1882: Thomas Hines Coleman graduates as a deaf student from Gallaudet University and urges Florida Governor W.D. Bloxham to help establish a deaf and blind school in Florida.
1883: Governor Bloxham convinces the 1883 legislature to set aside $20,000 toward this goal.
1883: The state requests bids from interested towns for the location. A Florida Times Union article reports St. Augustine Mayor Long urges the city to make a bid.
1883: The Legislature accepts St. Augustine’s bid of $1000 cash. Captain Edward E. Vaill donates five acres.
1884: The chosen site between San Marco Avenue and the Intracoastal Waterway was described as a “very desirable one that commands a magnificent view.” Contractor William A. MacDuff completes the construction of the three original buildings for about $12,000.
1885: The school opens as the Institute for the Blind, Deaf and Dumb (mute).
1898: The first two graduates are deaf students Artemas W. Pope of St. Augustine, and Cora Carlton.
1908: DeWitt Lightsey is the first blind student to graduate.
1909: The legislature changes the name to Florida School for the Deaf and the Blind, as it is today.
1914: Louise Jones becomes the first black blind graduate.
1921: On Feb. 24, 39th president-elect Warren G. Harding gives an address in the 400-seat auditorium. It was later replaced by the Claude Kirk Auditorium with a seating capacity of 996.
1955: The state legislature approves a $300,000 expansion of 36 acres added to the east side.
1956: Under the direction of FSDB President John Wallace, a huge dredging operation by the Merritt Dredging Co. of Charleston, SC begins. Seven new buildings and a football-track field are built. This project allows for separating the deaf and blind facilities.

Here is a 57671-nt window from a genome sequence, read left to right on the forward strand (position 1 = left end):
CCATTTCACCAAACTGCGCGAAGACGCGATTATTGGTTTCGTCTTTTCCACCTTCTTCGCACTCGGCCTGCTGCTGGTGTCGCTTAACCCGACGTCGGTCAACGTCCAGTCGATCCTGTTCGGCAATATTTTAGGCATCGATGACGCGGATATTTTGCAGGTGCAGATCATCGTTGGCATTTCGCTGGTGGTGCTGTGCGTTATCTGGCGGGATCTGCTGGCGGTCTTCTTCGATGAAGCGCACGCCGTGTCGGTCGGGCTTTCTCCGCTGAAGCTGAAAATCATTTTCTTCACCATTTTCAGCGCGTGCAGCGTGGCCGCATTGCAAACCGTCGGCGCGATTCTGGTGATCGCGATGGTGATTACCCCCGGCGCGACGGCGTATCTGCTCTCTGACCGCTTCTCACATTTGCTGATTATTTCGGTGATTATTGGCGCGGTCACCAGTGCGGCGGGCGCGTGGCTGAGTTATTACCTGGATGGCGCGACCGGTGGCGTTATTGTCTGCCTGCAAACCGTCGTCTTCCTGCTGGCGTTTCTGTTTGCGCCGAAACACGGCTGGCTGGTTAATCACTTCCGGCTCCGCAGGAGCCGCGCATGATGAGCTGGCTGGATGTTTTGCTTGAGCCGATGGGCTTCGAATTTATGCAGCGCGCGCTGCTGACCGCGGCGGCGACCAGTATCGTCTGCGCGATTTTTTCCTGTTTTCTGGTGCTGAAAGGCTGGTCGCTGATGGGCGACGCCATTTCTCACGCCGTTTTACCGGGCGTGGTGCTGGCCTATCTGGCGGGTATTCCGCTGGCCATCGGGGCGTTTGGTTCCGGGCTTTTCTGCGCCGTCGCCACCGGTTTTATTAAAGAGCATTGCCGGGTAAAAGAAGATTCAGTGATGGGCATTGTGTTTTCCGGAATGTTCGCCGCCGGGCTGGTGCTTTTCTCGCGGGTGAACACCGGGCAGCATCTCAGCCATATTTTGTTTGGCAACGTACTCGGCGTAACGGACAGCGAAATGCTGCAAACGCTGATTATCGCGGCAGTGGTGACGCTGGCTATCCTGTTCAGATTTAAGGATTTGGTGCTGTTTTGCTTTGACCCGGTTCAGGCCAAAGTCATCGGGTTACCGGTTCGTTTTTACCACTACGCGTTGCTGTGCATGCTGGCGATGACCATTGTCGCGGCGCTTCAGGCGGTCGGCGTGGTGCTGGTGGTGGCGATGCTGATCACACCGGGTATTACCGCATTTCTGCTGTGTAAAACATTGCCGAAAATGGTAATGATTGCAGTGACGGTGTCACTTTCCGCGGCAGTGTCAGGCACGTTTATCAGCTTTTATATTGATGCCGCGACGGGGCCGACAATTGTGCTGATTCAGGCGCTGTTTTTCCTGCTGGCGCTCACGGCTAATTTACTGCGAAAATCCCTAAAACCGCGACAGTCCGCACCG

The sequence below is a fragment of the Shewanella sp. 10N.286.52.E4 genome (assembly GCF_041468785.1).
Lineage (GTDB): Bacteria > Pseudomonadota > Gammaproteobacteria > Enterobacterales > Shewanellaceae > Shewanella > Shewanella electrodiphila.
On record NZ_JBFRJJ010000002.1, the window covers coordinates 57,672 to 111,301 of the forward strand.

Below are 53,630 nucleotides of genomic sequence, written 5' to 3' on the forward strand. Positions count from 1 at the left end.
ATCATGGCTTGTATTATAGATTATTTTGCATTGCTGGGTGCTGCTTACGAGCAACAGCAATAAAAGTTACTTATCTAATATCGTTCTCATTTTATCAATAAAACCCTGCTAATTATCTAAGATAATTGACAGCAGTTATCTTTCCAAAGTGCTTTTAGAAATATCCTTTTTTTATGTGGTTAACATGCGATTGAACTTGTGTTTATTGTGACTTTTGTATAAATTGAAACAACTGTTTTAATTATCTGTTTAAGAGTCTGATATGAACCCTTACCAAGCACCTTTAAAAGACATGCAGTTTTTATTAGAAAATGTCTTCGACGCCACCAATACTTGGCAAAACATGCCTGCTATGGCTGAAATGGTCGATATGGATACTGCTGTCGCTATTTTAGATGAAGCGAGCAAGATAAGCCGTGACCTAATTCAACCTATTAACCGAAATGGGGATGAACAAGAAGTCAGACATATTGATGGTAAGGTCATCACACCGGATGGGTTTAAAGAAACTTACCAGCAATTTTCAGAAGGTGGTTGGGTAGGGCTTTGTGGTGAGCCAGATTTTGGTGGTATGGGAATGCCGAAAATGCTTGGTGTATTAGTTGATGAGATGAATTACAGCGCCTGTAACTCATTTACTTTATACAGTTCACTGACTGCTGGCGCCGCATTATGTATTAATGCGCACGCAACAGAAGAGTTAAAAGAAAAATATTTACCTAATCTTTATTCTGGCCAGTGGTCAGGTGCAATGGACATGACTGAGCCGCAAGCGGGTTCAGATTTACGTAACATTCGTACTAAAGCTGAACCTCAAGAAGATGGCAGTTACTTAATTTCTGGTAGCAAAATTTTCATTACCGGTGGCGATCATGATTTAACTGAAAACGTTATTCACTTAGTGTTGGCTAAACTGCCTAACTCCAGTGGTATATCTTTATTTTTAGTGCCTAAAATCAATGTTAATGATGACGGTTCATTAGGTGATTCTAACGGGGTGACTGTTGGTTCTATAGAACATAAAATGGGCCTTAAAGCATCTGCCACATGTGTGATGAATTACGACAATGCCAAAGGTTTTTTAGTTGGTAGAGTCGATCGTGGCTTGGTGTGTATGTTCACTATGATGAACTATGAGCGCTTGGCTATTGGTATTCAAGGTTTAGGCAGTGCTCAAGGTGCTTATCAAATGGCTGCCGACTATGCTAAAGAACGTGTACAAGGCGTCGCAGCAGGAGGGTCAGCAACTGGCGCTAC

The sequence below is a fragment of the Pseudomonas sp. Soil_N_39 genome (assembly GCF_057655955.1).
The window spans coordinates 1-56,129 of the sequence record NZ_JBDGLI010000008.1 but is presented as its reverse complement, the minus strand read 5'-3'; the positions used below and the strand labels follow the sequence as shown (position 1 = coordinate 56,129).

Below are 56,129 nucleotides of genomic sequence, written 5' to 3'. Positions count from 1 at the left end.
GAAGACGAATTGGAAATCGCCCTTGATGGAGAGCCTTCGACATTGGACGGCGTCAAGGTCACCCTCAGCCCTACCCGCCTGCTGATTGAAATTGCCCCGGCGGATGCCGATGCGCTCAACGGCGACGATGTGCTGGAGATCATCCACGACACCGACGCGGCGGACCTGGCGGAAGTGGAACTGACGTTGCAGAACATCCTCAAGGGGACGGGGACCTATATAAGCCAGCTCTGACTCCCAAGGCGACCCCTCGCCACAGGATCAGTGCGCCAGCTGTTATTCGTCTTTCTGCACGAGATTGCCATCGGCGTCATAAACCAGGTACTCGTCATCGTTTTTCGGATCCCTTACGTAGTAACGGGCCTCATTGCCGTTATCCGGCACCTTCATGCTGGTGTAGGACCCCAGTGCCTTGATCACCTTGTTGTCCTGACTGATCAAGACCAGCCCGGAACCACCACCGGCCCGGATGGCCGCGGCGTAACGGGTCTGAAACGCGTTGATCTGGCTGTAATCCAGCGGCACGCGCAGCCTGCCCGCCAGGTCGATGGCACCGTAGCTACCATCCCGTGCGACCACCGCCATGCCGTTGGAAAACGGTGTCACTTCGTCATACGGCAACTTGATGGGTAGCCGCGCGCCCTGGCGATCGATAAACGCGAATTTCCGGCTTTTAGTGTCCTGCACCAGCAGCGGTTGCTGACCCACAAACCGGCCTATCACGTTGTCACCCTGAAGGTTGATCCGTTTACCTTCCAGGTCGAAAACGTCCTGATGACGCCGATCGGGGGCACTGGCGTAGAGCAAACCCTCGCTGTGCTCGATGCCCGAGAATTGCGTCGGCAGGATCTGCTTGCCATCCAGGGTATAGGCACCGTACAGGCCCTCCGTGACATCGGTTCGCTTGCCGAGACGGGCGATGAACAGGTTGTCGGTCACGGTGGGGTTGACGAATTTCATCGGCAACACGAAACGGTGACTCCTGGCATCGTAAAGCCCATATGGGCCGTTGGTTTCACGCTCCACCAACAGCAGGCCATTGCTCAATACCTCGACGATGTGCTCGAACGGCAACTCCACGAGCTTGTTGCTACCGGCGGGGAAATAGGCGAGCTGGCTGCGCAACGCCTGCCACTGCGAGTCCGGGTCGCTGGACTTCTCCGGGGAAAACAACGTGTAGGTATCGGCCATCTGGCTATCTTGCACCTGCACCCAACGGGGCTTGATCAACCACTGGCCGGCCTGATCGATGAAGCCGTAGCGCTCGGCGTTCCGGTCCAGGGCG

1961: Three one-story wings were added to the infirmary at a cost of $380,000. The infirmary is staffed 24-hours a day by nurses.
1965: The gradual desegregation begins with integrated classes but students continue to live in segregated dorms.
1968: Full integration of all facilities at the school is complete.
1985: 100th anniversary. Centennial Week features a banquet for local dignitaries, alumni, state legislatures and officials, friends and supporters.
1999: Alumni Hall is renovated to make room for a museum.
2000: Museum of alumni history opens. Still a work in progress, plans are to make it more accessible to the blind and improve archive preservation.
2012: The 17th president of the school, Dr. Jeanne G. Prickett becomes the first female president in the school’s 129-year history.
2013: The football program (the Dragons) marks 100 years and they win the Deaf National Championship.
2014: School enrollment reaches 1,000 students. The Parent Infant Programs serve about 400 infants and toddlers. On campus, 600 students range in age from Montessori-based pre-K to the Continuing Education Department for young adult students.